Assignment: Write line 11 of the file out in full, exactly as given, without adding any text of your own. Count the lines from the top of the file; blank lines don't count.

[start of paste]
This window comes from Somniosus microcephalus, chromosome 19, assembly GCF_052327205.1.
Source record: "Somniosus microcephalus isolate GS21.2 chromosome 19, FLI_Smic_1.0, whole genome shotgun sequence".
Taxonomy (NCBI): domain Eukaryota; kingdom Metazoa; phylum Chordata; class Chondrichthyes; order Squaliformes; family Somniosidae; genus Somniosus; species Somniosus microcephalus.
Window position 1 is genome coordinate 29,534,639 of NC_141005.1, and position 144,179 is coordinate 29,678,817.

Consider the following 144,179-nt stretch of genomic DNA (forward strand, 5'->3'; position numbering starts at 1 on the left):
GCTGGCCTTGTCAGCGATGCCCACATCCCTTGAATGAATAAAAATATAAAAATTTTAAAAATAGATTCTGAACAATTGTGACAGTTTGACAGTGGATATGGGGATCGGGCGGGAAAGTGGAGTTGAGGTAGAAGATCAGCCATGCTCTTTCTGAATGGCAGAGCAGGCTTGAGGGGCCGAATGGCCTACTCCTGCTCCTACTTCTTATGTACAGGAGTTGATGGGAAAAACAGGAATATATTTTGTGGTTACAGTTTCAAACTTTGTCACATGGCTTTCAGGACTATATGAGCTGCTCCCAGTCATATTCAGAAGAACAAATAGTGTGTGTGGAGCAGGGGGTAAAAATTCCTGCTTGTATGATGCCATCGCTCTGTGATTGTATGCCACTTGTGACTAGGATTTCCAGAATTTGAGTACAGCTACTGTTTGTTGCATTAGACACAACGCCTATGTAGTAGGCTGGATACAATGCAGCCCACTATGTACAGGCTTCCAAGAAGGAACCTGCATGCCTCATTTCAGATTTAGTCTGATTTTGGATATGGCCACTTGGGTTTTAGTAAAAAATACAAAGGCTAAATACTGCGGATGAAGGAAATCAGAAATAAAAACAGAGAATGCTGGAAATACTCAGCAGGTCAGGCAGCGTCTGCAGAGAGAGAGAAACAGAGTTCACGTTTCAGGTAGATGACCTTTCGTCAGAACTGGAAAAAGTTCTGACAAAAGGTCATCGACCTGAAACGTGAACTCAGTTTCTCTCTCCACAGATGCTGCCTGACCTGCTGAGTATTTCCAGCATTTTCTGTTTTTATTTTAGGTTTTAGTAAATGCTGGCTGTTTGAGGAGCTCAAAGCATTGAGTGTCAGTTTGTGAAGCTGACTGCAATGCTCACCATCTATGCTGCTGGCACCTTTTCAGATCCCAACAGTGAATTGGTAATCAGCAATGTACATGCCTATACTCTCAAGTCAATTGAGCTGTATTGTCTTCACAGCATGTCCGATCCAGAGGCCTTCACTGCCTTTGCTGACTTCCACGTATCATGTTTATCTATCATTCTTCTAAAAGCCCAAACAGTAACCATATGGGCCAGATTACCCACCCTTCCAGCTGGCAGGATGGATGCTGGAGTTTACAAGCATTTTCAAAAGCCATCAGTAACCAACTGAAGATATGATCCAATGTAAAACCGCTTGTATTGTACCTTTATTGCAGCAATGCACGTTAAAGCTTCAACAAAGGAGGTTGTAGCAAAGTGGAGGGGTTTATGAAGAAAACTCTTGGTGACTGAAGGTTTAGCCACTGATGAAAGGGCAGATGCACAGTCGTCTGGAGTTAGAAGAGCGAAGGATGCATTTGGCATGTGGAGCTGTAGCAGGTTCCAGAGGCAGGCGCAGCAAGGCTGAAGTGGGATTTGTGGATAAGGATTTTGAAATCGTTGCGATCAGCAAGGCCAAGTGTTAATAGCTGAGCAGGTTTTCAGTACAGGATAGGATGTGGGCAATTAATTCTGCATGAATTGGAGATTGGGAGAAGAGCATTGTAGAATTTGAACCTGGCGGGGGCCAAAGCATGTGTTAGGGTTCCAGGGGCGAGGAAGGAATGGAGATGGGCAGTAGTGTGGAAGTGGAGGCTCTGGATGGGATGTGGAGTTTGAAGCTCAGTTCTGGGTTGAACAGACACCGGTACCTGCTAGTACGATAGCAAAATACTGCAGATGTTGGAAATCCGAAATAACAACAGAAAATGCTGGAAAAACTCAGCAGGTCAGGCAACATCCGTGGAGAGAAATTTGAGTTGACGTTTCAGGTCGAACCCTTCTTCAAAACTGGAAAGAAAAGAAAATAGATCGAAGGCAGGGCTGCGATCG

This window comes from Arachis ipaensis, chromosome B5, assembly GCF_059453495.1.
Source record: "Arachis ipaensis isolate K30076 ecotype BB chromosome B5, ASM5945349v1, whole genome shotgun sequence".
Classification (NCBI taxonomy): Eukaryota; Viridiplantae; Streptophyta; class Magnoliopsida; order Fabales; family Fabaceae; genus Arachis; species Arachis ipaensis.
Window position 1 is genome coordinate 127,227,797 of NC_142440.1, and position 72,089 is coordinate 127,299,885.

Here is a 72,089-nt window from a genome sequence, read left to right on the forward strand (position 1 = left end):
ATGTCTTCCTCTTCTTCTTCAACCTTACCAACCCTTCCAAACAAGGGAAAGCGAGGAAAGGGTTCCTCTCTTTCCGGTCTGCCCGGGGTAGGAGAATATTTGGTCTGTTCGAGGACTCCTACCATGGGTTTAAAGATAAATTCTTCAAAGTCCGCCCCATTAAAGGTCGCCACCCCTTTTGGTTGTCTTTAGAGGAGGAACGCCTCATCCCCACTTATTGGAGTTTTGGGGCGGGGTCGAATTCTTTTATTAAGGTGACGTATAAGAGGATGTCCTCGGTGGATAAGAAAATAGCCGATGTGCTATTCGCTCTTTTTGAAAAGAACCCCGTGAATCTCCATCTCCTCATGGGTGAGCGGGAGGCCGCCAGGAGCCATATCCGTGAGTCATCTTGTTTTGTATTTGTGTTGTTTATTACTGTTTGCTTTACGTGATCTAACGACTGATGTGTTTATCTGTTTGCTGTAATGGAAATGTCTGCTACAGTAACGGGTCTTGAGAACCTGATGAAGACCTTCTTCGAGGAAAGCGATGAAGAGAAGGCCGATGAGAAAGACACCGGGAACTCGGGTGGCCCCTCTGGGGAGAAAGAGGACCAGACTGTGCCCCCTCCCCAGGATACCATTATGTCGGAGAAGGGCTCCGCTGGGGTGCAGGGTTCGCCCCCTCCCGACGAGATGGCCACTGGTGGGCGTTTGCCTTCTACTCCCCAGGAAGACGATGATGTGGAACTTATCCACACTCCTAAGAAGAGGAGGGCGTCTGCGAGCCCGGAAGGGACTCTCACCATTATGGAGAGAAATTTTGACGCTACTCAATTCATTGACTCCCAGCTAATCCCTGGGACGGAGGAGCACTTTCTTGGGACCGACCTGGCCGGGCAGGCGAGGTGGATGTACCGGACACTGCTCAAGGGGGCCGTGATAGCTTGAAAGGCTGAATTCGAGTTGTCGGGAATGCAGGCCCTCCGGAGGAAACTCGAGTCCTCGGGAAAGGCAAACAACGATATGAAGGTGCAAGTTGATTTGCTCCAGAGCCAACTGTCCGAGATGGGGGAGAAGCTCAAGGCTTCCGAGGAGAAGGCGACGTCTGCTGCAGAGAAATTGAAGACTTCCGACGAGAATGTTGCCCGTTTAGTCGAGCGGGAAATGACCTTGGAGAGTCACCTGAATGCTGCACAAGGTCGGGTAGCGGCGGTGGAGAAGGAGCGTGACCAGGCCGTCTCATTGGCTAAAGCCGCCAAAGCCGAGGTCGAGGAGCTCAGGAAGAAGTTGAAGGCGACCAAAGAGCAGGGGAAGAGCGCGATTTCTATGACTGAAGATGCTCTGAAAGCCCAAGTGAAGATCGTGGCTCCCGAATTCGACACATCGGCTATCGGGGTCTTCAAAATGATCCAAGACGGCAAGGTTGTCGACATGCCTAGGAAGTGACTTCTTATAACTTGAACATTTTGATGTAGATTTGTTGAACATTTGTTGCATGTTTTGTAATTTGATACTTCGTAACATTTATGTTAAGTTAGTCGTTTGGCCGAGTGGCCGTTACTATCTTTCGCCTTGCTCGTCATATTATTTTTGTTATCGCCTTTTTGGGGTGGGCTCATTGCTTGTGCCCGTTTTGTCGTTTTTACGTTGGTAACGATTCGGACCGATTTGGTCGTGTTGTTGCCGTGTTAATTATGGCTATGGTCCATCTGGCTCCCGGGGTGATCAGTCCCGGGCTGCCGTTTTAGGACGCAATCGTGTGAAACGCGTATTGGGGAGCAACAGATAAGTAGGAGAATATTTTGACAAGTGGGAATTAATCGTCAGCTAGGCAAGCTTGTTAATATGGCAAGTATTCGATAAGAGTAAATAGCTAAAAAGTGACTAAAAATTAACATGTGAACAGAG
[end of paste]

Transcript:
Here is a 72,089-nt window from a genome sequence, read left to right on the forward strand (position 1 = left end):